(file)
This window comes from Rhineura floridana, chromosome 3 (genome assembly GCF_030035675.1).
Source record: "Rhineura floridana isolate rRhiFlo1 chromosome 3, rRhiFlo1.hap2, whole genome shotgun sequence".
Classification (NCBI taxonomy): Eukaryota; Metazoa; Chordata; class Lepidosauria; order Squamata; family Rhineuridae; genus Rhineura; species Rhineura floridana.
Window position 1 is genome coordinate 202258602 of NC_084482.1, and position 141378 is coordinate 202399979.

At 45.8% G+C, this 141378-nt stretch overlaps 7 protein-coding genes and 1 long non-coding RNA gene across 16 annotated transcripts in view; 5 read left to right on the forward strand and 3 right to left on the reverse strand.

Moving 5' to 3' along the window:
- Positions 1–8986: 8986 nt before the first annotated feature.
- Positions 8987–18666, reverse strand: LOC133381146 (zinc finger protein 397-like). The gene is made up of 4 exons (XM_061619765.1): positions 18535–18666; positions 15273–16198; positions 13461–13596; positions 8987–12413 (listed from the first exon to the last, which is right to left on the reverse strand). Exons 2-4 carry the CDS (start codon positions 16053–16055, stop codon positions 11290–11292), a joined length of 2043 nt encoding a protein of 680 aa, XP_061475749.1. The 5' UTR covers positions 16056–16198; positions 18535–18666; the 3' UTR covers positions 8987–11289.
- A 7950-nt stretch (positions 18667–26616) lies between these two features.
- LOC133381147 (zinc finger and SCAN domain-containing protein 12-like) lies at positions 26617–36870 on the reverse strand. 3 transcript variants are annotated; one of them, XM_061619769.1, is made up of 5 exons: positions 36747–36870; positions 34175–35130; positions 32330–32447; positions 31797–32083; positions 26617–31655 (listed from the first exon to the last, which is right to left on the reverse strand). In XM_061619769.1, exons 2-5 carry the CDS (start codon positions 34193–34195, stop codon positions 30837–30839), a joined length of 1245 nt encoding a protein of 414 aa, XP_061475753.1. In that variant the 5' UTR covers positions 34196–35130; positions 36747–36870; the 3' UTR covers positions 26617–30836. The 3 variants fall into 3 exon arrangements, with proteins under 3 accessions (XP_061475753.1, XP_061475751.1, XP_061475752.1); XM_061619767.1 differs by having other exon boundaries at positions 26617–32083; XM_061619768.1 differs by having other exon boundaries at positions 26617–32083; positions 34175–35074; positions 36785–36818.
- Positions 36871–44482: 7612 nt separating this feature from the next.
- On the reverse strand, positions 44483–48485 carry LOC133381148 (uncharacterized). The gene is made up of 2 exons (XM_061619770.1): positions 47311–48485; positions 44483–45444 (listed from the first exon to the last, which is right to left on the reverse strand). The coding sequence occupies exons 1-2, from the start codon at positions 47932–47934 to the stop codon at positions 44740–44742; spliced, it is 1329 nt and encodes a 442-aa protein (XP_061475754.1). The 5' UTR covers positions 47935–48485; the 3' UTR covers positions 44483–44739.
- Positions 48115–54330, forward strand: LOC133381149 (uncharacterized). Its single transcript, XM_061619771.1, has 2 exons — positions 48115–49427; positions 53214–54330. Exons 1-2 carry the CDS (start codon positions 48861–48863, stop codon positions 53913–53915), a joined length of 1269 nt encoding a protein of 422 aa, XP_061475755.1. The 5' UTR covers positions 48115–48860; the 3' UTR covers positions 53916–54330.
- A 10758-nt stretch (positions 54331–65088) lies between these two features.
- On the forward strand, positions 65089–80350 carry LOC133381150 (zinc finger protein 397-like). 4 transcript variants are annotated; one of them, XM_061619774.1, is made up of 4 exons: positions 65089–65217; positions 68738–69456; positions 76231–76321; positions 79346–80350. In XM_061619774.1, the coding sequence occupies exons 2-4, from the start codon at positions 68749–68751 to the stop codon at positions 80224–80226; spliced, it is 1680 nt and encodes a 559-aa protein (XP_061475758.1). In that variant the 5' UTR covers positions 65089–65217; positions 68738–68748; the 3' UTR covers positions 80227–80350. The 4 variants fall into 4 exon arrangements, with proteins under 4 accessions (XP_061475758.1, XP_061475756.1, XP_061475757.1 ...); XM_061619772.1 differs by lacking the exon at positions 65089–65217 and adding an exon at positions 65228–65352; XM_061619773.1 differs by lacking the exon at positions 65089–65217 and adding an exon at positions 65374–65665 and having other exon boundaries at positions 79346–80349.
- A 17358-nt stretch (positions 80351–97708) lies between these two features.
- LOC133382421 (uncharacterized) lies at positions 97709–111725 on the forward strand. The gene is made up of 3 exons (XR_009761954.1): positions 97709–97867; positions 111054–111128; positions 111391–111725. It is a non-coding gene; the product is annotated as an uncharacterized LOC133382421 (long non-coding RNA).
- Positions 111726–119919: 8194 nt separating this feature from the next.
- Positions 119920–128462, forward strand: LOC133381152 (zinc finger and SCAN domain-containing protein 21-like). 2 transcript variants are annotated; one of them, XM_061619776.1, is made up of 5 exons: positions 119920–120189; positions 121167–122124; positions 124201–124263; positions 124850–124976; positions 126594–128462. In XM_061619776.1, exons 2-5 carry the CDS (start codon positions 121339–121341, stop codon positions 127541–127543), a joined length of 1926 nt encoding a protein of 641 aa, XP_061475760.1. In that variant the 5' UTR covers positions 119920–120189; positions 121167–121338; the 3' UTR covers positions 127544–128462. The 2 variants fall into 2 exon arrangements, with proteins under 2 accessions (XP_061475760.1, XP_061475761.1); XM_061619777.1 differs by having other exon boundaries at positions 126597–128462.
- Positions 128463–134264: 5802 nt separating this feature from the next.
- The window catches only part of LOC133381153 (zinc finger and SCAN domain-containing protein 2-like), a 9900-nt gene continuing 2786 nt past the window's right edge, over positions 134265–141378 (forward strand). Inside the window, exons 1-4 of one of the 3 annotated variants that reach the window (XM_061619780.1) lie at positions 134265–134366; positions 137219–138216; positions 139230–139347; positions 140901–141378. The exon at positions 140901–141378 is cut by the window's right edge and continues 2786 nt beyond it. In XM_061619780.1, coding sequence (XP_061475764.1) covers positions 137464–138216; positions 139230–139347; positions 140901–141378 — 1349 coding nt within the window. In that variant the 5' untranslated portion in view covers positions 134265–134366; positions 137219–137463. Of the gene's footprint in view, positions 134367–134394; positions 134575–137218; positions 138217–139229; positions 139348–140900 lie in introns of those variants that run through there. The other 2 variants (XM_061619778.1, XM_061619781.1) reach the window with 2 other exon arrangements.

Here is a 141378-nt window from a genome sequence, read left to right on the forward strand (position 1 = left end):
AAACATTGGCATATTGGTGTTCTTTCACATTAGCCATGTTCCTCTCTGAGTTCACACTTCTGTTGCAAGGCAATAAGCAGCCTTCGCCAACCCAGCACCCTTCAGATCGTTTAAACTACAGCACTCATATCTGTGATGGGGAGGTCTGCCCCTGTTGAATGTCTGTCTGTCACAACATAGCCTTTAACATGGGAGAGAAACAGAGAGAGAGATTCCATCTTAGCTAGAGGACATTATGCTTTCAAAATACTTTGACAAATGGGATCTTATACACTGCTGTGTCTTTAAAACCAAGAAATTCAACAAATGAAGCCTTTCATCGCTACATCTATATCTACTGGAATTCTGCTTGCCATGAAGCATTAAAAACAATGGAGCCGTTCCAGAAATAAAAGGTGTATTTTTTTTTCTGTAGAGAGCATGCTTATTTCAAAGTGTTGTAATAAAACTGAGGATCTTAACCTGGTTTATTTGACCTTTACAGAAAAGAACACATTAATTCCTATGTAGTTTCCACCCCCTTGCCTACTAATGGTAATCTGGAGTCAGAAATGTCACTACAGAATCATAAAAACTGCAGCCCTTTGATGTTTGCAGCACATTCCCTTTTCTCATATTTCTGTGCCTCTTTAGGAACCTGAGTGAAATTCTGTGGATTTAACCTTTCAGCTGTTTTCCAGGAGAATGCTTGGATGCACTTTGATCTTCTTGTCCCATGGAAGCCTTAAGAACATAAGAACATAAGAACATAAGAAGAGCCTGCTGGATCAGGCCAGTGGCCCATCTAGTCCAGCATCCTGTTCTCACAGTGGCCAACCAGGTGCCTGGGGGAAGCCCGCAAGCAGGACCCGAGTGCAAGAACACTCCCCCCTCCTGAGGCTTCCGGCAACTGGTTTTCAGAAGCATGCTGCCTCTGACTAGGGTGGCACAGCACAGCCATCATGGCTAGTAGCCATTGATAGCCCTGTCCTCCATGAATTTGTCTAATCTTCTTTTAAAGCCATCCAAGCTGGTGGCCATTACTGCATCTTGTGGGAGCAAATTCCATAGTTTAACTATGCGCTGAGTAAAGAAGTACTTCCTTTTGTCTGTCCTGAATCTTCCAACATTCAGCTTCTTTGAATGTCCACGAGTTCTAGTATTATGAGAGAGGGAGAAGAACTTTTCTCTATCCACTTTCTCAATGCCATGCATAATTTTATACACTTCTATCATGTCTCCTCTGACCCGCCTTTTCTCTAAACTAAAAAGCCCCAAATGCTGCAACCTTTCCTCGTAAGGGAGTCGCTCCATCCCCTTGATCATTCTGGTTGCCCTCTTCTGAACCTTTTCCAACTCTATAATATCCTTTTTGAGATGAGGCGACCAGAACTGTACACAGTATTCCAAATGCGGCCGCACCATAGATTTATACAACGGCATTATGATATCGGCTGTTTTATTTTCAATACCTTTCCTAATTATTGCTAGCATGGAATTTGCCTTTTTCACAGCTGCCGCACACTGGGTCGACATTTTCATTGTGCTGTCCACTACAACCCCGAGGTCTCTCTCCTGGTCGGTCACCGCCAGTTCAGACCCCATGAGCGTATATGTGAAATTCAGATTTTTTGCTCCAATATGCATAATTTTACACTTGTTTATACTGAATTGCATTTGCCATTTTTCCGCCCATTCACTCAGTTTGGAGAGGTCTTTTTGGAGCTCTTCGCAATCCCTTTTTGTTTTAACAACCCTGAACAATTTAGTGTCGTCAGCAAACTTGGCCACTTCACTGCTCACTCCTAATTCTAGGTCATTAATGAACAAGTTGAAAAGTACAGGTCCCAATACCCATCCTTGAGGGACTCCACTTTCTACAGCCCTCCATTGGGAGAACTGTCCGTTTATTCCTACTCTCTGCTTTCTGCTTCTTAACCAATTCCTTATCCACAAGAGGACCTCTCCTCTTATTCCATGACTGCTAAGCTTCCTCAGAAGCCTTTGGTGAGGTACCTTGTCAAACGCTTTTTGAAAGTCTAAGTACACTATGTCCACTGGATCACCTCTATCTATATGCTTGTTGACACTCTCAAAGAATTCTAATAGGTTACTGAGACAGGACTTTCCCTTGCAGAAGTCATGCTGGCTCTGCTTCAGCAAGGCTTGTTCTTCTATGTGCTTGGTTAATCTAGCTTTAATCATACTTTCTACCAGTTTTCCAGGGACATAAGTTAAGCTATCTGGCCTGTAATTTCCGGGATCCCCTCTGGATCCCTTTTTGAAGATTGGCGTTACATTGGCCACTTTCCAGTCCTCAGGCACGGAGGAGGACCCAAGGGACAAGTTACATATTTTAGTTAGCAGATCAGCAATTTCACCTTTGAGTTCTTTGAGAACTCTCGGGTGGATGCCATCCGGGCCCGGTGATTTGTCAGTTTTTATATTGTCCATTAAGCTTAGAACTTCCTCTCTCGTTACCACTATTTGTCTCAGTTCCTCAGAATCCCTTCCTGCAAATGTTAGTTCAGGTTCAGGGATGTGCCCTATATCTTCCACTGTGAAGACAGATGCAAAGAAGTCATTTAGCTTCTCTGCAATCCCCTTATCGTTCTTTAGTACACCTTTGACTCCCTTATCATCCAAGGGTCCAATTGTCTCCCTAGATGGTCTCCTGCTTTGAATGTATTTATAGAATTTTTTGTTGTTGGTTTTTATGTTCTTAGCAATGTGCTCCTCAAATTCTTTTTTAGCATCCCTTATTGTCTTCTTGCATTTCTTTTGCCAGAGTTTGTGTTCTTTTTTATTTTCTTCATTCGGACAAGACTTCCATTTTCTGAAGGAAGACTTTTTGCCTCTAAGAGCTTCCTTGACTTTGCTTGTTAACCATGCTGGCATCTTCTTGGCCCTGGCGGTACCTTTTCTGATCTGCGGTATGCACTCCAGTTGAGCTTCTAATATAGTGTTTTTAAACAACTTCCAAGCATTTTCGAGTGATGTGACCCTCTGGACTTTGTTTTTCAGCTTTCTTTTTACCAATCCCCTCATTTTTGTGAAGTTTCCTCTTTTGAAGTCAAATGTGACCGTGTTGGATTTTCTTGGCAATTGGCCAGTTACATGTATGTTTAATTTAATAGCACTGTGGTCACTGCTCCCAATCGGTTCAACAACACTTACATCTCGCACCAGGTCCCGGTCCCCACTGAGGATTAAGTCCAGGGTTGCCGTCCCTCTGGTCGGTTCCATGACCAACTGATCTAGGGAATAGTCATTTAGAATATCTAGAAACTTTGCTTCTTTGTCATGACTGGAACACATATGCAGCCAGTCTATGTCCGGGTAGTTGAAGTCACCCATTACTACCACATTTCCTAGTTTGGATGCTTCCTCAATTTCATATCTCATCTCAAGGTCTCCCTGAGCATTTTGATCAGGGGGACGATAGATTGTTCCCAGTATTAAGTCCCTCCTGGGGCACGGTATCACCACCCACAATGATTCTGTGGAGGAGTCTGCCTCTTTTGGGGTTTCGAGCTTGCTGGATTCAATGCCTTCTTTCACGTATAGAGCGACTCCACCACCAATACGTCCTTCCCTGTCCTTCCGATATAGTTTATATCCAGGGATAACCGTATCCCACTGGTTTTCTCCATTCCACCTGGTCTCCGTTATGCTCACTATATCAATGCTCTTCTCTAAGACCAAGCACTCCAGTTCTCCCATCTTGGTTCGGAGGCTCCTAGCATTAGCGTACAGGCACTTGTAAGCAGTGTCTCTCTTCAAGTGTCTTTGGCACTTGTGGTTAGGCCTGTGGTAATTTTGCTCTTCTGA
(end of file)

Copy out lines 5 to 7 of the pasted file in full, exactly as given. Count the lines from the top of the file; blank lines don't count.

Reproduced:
At 45.8% G+C, this 141378-nt stretch overlaps 7 protein-coding genes and 1 long non-coding RNA gene across 16 annotated transcripts in view; 5 read left to right on the forward strand and 3 right to left on the reverse strand.

Moving 5' to 3' along the window:
- Positions 1–8986: 8986 nt before the first annotated feature.